Our lives at Lambir were more or less as at Mulu -- breakfast by 8 and in the field by 9. Hike anywhere from a few minutes to an hour. Record latitude/longitude and other data. Sample intensely for 40 minutes, focusing on either tree trunks, foliage, or the ground. Record more data, and repeat for another 40 minute session, then again, then again, for a total of 6 sessions. Add time to take notes, have some lunch, wipe sweat, readjust gear, and it's about 4 pm by the time we get back to camp.
We are overheated and absolutely exhausted, with barely enough energy to take showers. Then we have to process the specimens, which involves photography and preservation, usually until after 9 pm. We do have a break for dinner, but little time to relax otherwise. It takes a toll on us.
We structure our sampling by habitat to be able to standardize person-hours of effort in each habitat. This lets us quantify each species' preference for habitat -- for instance, we will recognize a species as a trunk-dweller by the fact that we find many more specimens of it per hour effort on trunks than we do on the ground. Learning about habitat preferences is key for us to get a very basic idea of each species' ecology.
And, learning each species' ecology is a key part of a big question we are asking with this study. I have characterized this expedition as one to find undiscovered biodiversity, and indeed that is a major goal. But we have another goal: we are comparing the basic habitat adaptations of jumping spiders in Borneo to those in South America. Back in the lab Edy will carefully measure body shapes to see if in general trunk-dwellers tend to differ from ground-dwellers and foliage dwellers -- do they tend to be flatter and narrower and with shorter legs? -- and whether any pattern is repeated in both the Sarawak and Ecuador samples.
What makes this particularly interesting is that the Sarawak jumping spider species evolved largely independently from the Ecuador species. In an earlier post I had commented that biodiversity is local, and that in the case of salticids, large evolutionary groups tend to be local. This means that not only are individual species in Ecuador distinct from those in Sarawak, but the whole diversification of jumping spiders in Asia happened more or less independently from that in South America, like a separate evolutionary experiment.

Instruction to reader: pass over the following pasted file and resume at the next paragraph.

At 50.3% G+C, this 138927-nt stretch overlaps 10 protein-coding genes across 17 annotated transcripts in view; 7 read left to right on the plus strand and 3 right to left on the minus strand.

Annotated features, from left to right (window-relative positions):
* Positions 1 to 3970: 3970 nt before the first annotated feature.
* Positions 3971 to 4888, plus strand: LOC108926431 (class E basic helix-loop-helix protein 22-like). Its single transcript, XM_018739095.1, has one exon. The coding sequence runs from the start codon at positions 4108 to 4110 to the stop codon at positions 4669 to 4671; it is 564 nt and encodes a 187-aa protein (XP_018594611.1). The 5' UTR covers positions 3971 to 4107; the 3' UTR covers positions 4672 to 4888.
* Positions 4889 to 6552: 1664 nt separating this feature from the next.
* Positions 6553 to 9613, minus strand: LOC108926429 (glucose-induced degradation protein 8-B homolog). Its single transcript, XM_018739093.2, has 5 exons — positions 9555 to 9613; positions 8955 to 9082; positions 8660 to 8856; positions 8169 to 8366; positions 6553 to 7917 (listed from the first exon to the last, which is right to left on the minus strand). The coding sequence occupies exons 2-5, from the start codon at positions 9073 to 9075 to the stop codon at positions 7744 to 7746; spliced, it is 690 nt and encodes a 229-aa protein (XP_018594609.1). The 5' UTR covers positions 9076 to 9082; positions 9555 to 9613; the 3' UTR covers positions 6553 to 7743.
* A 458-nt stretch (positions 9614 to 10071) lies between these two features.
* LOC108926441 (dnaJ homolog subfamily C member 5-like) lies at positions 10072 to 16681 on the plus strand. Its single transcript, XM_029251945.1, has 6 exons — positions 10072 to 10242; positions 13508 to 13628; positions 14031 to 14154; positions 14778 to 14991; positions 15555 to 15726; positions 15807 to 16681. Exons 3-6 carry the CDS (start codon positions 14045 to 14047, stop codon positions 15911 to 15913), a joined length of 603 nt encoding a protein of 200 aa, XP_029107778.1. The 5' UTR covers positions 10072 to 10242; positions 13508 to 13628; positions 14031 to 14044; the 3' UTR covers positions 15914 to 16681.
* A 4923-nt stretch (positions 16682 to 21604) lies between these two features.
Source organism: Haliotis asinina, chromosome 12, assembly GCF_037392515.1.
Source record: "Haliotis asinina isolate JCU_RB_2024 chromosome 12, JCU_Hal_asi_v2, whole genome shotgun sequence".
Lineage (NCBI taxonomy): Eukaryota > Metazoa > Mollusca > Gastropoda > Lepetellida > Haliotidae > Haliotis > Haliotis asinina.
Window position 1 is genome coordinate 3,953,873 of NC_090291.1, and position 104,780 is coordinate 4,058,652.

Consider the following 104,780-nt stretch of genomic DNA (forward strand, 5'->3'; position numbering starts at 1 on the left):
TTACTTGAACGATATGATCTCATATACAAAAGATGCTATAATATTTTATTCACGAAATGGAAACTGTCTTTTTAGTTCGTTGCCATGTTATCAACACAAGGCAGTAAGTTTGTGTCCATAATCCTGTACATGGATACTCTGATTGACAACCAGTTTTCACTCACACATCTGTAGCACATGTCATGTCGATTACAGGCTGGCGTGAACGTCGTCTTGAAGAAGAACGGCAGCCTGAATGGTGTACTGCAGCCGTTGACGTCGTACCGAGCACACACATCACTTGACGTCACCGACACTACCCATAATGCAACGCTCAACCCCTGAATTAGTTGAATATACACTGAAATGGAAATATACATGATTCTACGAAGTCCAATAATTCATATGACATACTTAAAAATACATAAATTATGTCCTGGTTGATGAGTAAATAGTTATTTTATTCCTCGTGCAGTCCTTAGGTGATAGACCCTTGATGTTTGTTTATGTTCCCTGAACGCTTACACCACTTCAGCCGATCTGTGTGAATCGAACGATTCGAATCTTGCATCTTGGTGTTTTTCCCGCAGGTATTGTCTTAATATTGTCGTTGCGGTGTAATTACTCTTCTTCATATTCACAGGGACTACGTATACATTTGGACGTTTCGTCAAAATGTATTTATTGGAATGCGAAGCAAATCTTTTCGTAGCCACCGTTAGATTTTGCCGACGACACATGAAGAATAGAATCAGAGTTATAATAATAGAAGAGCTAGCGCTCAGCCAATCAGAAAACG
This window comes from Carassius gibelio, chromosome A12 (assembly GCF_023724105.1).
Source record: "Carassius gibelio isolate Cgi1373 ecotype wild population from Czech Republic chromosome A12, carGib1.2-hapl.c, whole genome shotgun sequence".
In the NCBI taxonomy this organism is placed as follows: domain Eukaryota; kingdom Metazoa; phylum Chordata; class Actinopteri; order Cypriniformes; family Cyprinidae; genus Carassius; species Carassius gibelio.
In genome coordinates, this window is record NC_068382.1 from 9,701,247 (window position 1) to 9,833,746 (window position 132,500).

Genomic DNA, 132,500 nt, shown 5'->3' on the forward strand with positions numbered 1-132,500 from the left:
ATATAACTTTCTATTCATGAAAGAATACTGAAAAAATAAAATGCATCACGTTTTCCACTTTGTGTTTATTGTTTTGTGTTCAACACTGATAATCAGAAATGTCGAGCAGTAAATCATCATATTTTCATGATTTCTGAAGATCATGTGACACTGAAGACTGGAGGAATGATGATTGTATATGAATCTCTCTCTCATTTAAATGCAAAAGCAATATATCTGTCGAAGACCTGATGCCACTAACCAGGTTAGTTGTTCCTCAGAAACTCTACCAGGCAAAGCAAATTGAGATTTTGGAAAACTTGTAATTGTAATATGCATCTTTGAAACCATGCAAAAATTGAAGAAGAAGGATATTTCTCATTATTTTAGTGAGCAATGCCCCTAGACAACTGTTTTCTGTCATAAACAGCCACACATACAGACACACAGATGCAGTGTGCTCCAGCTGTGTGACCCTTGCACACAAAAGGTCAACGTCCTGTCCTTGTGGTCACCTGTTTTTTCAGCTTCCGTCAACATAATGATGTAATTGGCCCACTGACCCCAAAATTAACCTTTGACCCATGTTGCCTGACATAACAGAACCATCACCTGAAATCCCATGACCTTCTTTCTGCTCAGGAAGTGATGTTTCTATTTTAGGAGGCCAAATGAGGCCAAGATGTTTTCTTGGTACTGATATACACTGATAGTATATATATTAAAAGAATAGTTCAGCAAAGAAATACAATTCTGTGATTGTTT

Stephen Jay Gould once pondered the thought experiment, "if we could rewind the tape of the history of life, then play it again, would it come out the same way the next time?" (For the younger readers, ask someone older what is tape and why one would have to rewind it...) Gould's expectation was that it would come out quite differently.
To explore this fundamental question about predictability versus contingency in evolution, we can't rewind the tape. But sometimes, different branches of species lineages in the evolutionary tree of life were presented, separately, with similar challenges. Each of these lineages therefore played its own separate tape as its evolution unfolded. By comparing the histories of each lineage, we can see whether indeed the story had the same ending each time.
Because the Asian jumping spiders diversified independently from the South American ones, two separate copies of Gould's tape were played, one on each continent. Are the stories the same? Do trunk dwellers show the same adaptations in Sarawak as they do in Ecuador? Are there as many trunk dwellers in both places? Did they take as many million years to adapt in both places? If not, why not? These are some of the questions we want to answer.
Previously in this series:
Text and images © W. Maddison, under a Creative Commons Attribution 3.0 license (CC-BY)